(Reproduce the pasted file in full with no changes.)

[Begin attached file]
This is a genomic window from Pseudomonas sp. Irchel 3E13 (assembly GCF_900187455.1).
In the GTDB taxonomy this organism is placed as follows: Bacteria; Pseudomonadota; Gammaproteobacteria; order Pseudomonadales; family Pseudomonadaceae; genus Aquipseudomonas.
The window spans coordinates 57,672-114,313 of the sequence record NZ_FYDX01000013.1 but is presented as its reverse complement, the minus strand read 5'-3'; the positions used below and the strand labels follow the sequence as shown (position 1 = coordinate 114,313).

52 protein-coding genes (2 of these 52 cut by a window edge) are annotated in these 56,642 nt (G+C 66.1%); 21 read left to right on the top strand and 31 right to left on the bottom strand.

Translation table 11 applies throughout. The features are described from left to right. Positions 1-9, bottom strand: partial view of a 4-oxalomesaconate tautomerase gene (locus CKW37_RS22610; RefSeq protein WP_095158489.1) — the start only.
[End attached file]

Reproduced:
This is a genomic window from Pseudomonas sp. Irchel 3E13 (assembly GCF_900187455.1).
In the GTDB taxonomy this organism is placed as follows: Bacteria; Pseudomonadota; Gammaproteobacteria; order Pseudomonadales; family Pseudomonadaceae; genus Aquipseudomonas.
The window spans coordinates 57,672-114,313 of the sequence record NZ_FYDX01000013.1 but is presented as its reverse complement, the minus strand read 5'-3'; the positions used below and the strand labels follow the sequence as shown (position 1 = coordinate 114,313).

52 protein-coding genes (2 of these 52 cut by a window edge) are annotated in these 56,642 nt (G+C 66.1%); 21 read left to right on the top strand and 31 right to left on the bottom strand.

Translation table 11 applies throughout. The features are described from left to right. Positions 1-9, bottom strand: partial view of a 4-oxalomesaconate tautomerase gene (locus CKW37_RS22610; RefSeq protein WP_095158489.1) — the start only.